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East Germany Trade

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NEWS
December 29, 1990 | CAROL J. WILLIAMS, TIMES STAFF WRITER
A new age in East European economics dawns Tuesday, when the nations of the Soviet trading club pack away the mirrors they have used to balance their checkbooks for four decades. It will be every new democracy for itself in 1991, when the Council for Mutual Economic Assistance, or Comecon, starts keeping its books in real money, instead of the synthetic "transferable ruble" that has been its common, unconvertible currency for internal wheeling and dealing.
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NEWS
December 29, 1990 | CAROL J. WILLIAMS, TIMES STAFF WRITER
A new age in East European economics dawns Tuesday, when the nations of the Soviet trading club pack away the mirrors they have used to balance their checkbooks for four decades. It will be every new democracy for itself in 1991, when the Council for Mutual Economic Assistance, or Comecon, starts keeping its books in real money, instead of the synthetic "transferable ruble" that has been its common, unconvertible currency for internal wheeling and dealing.
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NEWS
August 28, 1985 | WILLIAM TUOHY, Times Staff Writer
West German Chancellor Helmut Kohl sharply criticized his counterintelligence agency Tuesday for allowing one of its senior officers, who defected to the East last week, to stay in office even though he was known to have a drinking problem. Kohl's criticism, at a Cabinet meeting, fueled speculation that a former head of counterintelligence, Heribert Hellenbroich, will be forced to resign his new post as chief of the federal intelligence agency. Hellenbroich took over the new assignment on Aug.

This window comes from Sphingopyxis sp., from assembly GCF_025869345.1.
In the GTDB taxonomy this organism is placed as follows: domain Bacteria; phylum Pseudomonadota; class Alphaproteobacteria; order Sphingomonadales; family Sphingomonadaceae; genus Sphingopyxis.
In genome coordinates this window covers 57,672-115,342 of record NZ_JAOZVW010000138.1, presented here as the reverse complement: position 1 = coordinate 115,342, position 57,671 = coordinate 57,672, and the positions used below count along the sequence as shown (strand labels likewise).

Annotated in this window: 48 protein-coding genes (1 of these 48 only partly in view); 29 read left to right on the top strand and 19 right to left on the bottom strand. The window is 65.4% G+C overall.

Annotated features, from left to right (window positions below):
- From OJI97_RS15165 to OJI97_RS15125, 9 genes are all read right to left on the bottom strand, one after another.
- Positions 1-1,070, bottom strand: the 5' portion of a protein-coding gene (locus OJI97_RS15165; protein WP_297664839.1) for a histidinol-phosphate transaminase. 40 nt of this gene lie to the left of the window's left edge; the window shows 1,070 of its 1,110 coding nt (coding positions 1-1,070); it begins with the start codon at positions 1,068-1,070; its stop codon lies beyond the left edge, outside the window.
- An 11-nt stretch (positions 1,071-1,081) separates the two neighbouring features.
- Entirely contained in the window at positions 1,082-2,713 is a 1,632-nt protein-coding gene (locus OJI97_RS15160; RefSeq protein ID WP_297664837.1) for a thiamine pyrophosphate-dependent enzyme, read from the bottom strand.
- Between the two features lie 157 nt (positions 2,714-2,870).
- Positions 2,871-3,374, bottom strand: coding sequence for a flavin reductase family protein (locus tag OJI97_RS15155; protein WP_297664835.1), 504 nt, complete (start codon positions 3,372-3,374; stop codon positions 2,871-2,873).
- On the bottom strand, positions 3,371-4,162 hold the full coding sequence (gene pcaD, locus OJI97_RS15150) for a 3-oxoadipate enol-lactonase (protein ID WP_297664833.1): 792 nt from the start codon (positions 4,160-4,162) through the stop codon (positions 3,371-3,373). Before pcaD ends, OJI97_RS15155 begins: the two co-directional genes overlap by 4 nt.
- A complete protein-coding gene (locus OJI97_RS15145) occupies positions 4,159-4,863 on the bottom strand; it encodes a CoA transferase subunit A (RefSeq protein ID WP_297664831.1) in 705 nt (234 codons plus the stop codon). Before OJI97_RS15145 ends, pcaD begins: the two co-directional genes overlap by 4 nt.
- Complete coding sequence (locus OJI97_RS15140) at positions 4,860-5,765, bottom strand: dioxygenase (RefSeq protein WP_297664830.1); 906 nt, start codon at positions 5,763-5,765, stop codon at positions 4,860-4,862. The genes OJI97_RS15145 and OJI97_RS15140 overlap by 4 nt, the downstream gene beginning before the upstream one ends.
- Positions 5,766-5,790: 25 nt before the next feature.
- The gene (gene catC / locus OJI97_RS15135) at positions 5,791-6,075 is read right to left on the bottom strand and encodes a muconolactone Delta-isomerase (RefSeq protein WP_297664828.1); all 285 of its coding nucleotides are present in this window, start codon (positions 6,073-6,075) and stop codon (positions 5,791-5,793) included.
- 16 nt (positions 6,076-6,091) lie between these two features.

NEWS
November 14, 1989 | MICHAEL ROSS and DAVID LAUTER, TIMES STAFF WRITERS
On the day that Polish Solidarity leader Lech Walesa was greeted here by President Bush as a man who has "inspired the nation and the world in the cause of liberty," Democrats on Monday stepped up pressure on the White House to respond more decisively to the dramatic changes sweeping Eastern Europe. Senate Majority Leader George J. Mitchell called on Bush to visit West Berlin to personally acknowledge "the tremendous significance of the symbolic destruction of the Berlin Wall."
OPINION
July 15, 1990 | Robert Gerald Livingston, Robert Gerald Livingston directs the American Institute for Contemporary German Studies, an affiliate of Johns Hopkins University
It is easy to believe that a unified Germany will essentially be the Federal Republic writ large, the loyal North Atlantic Treaty Organization ally that, for the past 40 years, has been "Germany" for Americans. Each passing week, unification looks more and more as if West Germany is simply absorbing East Germany. Ministries in Bonn are already running the "German Democratic Republic."
NEWS
December 8, 2000 | ADAM TANNER, REUTERS
The ghost of Christmas past is boosting fortunes in this village in former East Germany. Known for high-quality wooden Christmas ornaments, toys and decorations, Seiffen has enjoyed a revival in the decade since German unification by doggedly preserving traditions. Wooden workshops, stores and inns line the main street along the bottom of a valley surrounded by hills in the Erzgebirge region near the Czech border.
NEWS
June 19, 1990 | TYLER MARSHALL, TIMES STAFF WRITER
Conventional wisdom has it that the Germans may become so preoccupied reconstructing the eastern half of their soon-to-be-unified country that the powerful economic sway they have exercised in the rest of the old East Bloc could suffer. There are strong signs, however, that indicate otherwise. "We're beginning a time when it couldn't be better for us Germans," declared Heinrich Machowski, an Eastern Europe specialist at the German Institute for Economic Research here.
NEWS
May 3, 1990 | TYLER MARSHALL, TIMES STAFF WRITER
After only 10 days of negotiations, the two Germanys agreed Wednesday on terms of a currency union that will bring the much-valued West German deutschemark to East German wage earners, pensioners and small savers at a highly favorable 1-to-1 exchange rate. In most other areas, little-wanted East German ostmarks will be exchanged for deutschemarks at a rate of 2 to 1.
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